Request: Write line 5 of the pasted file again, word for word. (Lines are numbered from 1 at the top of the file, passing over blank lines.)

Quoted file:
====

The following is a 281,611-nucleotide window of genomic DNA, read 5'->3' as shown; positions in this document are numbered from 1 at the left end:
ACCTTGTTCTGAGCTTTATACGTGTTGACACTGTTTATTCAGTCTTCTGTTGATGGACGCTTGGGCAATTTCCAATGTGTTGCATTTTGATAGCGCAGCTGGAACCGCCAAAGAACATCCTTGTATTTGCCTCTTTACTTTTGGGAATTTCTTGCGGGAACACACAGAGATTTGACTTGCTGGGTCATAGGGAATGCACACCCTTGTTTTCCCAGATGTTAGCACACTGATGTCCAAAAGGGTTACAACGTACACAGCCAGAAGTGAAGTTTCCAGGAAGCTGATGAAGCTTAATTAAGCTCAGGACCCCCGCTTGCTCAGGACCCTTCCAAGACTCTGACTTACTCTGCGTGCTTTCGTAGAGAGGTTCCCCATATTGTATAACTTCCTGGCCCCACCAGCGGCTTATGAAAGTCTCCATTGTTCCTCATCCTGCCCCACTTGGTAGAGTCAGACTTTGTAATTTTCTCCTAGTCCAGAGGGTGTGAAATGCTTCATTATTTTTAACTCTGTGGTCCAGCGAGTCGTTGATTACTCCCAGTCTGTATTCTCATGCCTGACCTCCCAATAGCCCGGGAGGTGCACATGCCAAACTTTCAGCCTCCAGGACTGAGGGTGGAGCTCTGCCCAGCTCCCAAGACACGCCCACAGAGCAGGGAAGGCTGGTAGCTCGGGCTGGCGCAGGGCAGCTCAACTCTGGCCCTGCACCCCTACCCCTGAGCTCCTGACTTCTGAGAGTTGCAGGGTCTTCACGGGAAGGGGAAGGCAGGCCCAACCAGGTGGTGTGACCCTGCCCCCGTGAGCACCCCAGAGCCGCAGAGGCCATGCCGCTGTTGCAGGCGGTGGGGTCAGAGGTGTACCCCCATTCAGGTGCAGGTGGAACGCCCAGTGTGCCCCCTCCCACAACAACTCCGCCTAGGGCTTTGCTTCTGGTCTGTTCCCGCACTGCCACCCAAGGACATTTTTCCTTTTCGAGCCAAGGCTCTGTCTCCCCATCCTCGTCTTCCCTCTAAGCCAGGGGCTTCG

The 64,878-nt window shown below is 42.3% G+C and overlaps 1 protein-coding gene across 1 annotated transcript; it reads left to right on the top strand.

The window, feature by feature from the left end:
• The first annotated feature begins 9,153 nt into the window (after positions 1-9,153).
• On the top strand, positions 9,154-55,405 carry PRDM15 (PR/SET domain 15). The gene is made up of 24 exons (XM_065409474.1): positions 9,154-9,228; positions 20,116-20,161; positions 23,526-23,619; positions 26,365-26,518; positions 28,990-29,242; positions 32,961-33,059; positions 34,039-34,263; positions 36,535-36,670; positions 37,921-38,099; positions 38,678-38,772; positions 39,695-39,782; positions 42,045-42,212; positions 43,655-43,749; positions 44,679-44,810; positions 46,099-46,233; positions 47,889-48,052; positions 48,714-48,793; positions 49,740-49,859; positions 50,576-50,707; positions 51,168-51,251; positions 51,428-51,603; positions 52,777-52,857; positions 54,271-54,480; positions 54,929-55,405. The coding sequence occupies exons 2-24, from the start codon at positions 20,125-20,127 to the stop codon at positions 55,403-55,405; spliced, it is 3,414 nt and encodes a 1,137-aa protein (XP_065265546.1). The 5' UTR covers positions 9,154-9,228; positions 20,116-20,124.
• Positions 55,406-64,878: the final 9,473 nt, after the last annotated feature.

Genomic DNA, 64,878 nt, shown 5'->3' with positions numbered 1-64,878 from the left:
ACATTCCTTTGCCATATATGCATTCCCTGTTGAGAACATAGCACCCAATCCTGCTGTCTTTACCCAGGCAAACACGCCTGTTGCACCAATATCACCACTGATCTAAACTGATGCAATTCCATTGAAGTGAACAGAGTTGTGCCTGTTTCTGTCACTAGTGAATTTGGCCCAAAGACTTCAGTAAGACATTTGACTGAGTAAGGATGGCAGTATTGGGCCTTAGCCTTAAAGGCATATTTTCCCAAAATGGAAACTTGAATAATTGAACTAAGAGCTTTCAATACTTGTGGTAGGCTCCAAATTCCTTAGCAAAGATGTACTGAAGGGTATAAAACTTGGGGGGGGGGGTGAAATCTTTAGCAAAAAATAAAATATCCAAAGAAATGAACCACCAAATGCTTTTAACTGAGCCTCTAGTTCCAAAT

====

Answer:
• The first annotated feature begins 9,153 nt into the window (after positions 1-9,153).